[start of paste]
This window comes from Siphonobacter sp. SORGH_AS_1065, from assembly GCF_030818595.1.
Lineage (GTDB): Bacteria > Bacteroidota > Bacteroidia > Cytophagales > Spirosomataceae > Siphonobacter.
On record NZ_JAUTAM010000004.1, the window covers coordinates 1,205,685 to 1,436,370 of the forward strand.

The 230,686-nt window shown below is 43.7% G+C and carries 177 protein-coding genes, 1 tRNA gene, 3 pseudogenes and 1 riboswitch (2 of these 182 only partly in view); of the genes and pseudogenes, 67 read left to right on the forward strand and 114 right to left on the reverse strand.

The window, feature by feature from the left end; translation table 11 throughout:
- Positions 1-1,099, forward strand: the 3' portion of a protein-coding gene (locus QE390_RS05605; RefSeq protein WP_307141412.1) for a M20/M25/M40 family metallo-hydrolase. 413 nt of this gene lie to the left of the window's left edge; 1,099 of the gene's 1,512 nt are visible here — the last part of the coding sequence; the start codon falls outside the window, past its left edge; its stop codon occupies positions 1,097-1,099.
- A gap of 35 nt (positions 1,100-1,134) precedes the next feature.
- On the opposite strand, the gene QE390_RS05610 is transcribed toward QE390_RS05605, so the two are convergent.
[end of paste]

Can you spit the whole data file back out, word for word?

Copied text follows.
This window comes from Siphonobacter sp. SORGH_AS_1065, from assembly GCF_030818595.1.
Lineage (GTDB): Bacteria > Bacteroidota > Bacteroidia > Cytophagales > Spirosomataceae > Siphonobacter.
On record NZ_JAUTAM010000004.1, the window covers coordinates 1,205,685 to 1,436,370 of the forward strand.

The 230,686-nt window shown below is 43.7% G+C and carries 177 protein-coding genes, 1 tRNA gene, 3 pseudogenes and 1 riboswitch (2 of these 182 only partly in view); of the genes and pseudogenes, 67 read left to right on the forward strand and 114 right to left on the reverse strand.

The window, feature by feature from the left end; translation table 11 throughout:
- Positions 1-1,099, forward strand: the 3' portion of a protein-coding gene (locus QE390_RS05605; RefSeq protein WP_307141412.1) for a M20/M25/M40 family metallo-hydrolase. 413 nt of this gene lie to the left of the window's left edge; 1,099 of the gene's 1,512 nt are visible here — the last part of the coding sequence; the start codon falls outside the window, past its left edge; its stop codon occupies positions 1,097-1,099.
- A gap of 35 nt (positions 1,100-1,134) precedes the next feature.
- On the opposite strand, the gene QE390_RS05610 is transcribed toward QE390_RS05605, so the two are convergent.